Emma by Jane Austen
My rating: 5 of 5 stars
The Wonderful thing about an Austen is that to be honest not a great deal actually happens, but yet it manages to remain entertaining. What I like to call frothy nonesense. Its all Bonnets at Dawn and Whos scheming to marry who to who, who fallen head over heels but has ideas above their station, who looks down on everyone but has the manners of a cart horse, who needs a good lie down or a turn around the garden etc etc.
Austens dialoge is superb and very entertaining.. Her hypochondriac father is a favourite :
"A man," said he, "must have a very good opinion of himself when he asks
people to leave their own fireside, and encounter such a day as
this, for the sake of coming to see him. He must think himself a most
agreeable fellow; I could not do such a thing. It is the greatest
absurdity--Actually snowing at this moment!--The folly of not allowing
people to be comfortable at home--and the folly of people's not staying
comfortably at home when they can!..."
And another example of her wit and way with words
"Some change of countenance was necessary for each gentleman as they walked into Mrs Westons drawing room - mr Elton must compose his joyous looks, and mr John Knightly disperse his ill humour. Mr Elton must smile les, and mr John Knightly more, to fit them for the place - Emma only might be as nature prompted, and shew herself just as happy as she was. "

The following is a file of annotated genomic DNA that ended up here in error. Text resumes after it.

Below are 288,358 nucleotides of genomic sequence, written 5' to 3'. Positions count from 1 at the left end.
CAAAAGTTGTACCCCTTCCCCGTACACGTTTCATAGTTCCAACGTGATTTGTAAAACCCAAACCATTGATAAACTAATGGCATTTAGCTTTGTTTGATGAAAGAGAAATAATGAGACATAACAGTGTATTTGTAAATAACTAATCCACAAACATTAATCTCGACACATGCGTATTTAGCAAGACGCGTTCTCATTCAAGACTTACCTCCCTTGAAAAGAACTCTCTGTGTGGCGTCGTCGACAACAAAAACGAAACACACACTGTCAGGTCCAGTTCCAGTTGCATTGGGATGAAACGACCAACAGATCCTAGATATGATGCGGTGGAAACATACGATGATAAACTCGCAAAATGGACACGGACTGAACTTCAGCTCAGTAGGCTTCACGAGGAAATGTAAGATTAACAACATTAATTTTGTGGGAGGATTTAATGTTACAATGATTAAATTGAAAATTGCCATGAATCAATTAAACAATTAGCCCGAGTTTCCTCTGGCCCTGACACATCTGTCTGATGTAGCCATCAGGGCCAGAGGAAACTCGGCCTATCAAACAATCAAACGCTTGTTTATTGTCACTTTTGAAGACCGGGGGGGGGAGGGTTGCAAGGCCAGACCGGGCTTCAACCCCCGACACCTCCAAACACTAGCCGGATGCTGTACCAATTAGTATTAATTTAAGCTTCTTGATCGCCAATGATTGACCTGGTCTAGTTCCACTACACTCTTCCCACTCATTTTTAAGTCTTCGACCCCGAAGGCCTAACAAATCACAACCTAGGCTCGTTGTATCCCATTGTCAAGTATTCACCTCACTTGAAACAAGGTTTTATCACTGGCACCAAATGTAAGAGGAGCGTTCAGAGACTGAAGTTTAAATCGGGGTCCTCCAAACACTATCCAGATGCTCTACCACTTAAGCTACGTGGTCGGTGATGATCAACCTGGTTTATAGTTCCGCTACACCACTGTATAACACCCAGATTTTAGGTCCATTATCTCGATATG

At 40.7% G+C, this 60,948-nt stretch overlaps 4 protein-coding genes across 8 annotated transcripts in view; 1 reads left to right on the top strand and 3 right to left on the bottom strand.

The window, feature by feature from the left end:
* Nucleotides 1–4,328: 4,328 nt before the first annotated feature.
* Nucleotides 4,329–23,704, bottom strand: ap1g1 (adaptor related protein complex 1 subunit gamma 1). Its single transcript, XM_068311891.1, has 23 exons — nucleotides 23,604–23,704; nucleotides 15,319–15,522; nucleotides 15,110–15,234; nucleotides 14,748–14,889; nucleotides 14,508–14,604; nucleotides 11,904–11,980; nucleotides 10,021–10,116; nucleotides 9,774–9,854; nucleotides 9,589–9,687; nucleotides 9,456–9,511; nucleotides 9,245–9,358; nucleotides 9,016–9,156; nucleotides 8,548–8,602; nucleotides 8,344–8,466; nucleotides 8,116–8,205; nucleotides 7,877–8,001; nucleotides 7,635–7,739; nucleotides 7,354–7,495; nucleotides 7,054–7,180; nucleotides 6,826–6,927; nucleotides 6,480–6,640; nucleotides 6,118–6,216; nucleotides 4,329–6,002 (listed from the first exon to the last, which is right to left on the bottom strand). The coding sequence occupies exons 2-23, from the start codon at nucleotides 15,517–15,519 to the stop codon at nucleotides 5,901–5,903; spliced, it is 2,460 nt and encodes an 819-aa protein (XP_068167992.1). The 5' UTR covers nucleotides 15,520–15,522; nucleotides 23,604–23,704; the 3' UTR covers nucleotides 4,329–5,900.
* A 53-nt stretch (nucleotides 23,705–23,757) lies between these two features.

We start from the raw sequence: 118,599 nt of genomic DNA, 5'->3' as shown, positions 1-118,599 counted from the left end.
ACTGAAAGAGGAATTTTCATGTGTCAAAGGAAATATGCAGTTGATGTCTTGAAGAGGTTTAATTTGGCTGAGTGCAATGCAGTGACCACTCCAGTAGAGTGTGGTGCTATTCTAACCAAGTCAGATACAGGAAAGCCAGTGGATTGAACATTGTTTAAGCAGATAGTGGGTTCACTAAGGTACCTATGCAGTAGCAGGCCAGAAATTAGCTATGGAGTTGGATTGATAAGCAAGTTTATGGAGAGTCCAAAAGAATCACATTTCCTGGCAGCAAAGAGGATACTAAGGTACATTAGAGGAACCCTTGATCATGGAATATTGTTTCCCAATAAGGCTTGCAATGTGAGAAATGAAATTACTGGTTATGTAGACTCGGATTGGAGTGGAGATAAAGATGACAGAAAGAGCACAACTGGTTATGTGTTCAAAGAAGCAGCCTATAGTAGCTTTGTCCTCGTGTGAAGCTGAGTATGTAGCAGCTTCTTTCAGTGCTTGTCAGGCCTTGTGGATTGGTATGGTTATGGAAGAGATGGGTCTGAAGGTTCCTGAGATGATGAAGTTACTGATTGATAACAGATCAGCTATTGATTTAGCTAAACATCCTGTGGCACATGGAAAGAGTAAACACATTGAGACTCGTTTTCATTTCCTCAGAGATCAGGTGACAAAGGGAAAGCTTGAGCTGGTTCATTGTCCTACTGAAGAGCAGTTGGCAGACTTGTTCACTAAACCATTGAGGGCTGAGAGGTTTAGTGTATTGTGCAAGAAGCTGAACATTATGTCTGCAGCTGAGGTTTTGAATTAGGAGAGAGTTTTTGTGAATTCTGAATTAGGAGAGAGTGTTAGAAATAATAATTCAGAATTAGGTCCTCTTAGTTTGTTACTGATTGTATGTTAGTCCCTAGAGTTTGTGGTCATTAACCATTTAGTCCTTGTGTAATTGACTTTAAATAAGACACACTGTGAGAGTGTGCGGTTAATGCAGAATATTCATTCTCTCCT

And more entertaining nonesense :
"Emmas very good opinion of Frank Churchill was a little shaken the following day, by hearing that he was gone off to London, merely to have his hair cut. A sudden freak seemed to have seized him at breakfast, and he had sendf for a chaise and set off intending to return to dinner, but with no more important vie that appeared than having his hair cut. There was certainly no harm in his travelling sixteen miles twice over on such and errand; but there was an air of foppery and nonesense in it which she could not approve."
Mrs Bates never shuting up and finishing a scentece and Mrs Eltons stuck up mutton dressed as lamb were other favourites.
Emma herself is quite flawed - a total snob. But i find Austens books to be such a fascinating glimpse into another society. This really was how life was like amongst a certain set. It certainly has none of the gritty realism of Gaskell - -none of these folk have done a stroke of work in their lives, about as far as anyone will fall is to have to contemplate being a governess. But nonetheless its facinating to see the trials and tribulations of ladies in the country with nothing much better to do with themselves that visit each others houses and matchmake.
Its probably a four and a half - I wouldnt want any more of it, and you definately have to be in the mood for it, but i loved it none the less.
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